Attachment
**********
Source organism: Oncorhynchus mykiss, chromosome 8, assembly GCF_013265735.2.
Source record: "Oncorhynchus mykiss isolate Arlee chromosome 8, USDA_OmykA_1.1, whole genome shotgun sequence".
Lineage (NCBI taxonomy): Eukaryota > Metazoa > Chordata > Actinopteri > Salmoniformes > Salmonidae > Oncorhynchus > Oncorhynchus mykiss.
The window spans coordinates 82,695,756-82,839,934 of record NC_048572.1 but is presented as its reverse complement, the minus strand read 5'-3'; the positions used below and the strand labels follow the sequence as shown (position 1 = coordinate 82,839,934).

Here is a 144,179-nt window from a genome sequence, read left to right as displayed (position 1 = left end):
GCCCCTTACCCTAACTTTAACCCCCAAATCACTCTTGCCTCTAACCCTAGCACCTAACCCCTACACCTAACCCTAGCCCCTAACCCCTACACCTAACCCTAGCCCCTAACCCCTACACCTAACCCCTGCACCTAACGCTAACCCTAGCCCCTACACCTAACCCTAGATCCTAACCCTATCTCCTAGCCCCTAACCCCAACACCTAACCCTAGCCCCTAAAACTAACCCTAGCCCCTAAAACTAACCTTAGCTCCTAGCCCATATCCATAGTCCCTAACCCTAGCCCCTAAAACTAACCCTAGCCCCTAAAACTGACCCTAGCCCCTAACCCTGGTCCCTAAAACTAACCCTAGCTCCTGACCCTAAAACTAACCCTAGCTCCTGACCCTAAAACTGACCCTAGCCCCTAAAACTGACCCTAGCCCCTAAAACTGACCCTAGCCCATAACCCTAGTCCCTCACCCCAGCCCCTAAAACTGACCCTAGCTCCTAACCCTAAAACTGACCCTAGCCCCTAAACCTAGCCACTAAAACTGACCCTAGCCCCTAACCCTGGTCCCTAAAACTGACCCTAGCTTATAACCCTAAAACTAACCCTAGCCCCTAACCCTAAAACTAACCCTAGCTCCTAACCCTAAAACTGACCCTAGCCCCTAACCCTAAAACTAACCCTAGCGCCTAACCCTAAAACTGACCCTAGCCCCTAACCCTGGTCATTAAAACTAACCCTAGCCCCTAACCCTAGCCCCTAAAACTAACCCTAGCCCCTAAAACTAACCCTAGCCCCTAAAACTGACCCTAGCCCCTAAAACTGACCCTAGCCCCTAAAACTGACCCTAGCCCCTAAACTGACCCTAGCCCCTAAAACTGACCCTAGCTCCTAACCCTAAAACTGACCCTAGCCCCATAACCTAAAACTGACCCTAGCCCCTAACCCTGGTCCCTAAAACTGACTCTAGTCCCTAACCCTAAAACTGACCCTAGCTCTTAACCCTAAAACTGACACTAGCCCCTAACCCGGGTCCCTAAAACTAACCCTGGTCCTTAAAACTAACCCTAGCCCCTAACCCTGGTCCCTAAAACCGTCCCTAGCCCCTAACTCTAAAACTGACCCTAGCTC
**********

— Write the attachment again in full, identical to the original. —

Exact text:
Source organism: Oncorhynchus mykiss, chromosome 8, assembly GCF_013265735.2.
Source record: "Oncorhynchus mykiss isolate Arlee chromosome 8, USDA_OmykA_1.1, whole genome shotgun sequence".
Lineage (NCBI taxonomy): Eukaryota > Metazoa > Chordata > Actinopteri > Salmoniformes > Salmonidae > Oncorhynchus > Oncorhynchus mykiss.
The window spans coordinates 82,695,756-82,839,934 of record NC_048572.1 but is presented as its reverse complement, the minus strand read 5'-3'; the positions used below and the strand labels follow the sequence as shown (position 1 = coordinate 82,839,934).

Here is a 144,179-nt window from a genome sequence, read left to right as displayed (position 1 = left end):
GCCCCTTACCCTAACTTTAACCCCCAAATCACTCTTGCCTCTAACCCTAGCACCTAACCCCTACACCTAACCCTAGCCCCTAACCCCTACACCTAACCCTAGCCCCTAACCCCTACACCTAACCCCTGCACCTAACGCTAACCCTAGCCCCTACACCTAACCCTAGATCCTAACCCTATCTCCTAGCCCCTAACCCCAACACCTAACCCTAGCCCCTAAAACTAACCCTAGCCCCTAAAACTAACCTTAGCTCCTAGCCCATATCCATAGTCCCTAACCCTAGCCCCTAAAACTAACCCTAGCCCCTAAAACTGACCCTAGCCCCTAACCCTGGTCCCTAAAACTAACCCTAGCTCCTGACCCTAAAACTAACCCTAGCTCCTGACCCTAAAACTGACCCTAGCCCCTAAAACTGACCCTAGCCCCTAAAACTGACCCTAGCCCATAACCCTAGTCCCTCACCCCAGCCCCTAAAACTGACCCTAGCTCCTAACCCTAAAACTGACCCTAGCCCCTAAACCTAGCCACTAAAACTGACCCTAGCCCCTAACCCTGGTCCCTAAAACTGACCCTAGCTTATAACCCTAAAACTAACCCTAGCCCCTAACCCTAAAACTAACCCTAGCTCCTAACCCTAAAACTGACCCTAGCCCCTAACCCTAAAACTAACCCTAGCGCCTAACCCTAAAACTGACCCTAGCCCCTAACCCTGGTCATTAAAACTAACCCTAGCCCCTAACCCTAGCCCCTAAAACTAACCCTAGCCCCTAAAACTAACCCTAGCCCCTAAAACTGACCCTAGCCCCTAAAACTGACCCTAGCCCCTAAAACTGACCCTAGCCCCTAAACTGACCCTAGCCCCTAAAACTGACCCTAGCTCCTAACCCTAAAACTGACCCTAGCCCCATAACCTAAAACTGACCCTAGCCCCTAACCCTGGTCCCTAAAACTGACTCTAGTCCCTAACCCTAAAACTGACCCTAGCTCTTAACCCTAAAACTGACACTAGCCCCTAACCCGGGTCCCTAAAACTAACCCTGGTCCTTAAAACTAACCCTAGCCCCTAACCCTGGTCCCTAAAACCGTCCCTAGCCCCTAACTCTAAAACTGACCCTAGCTC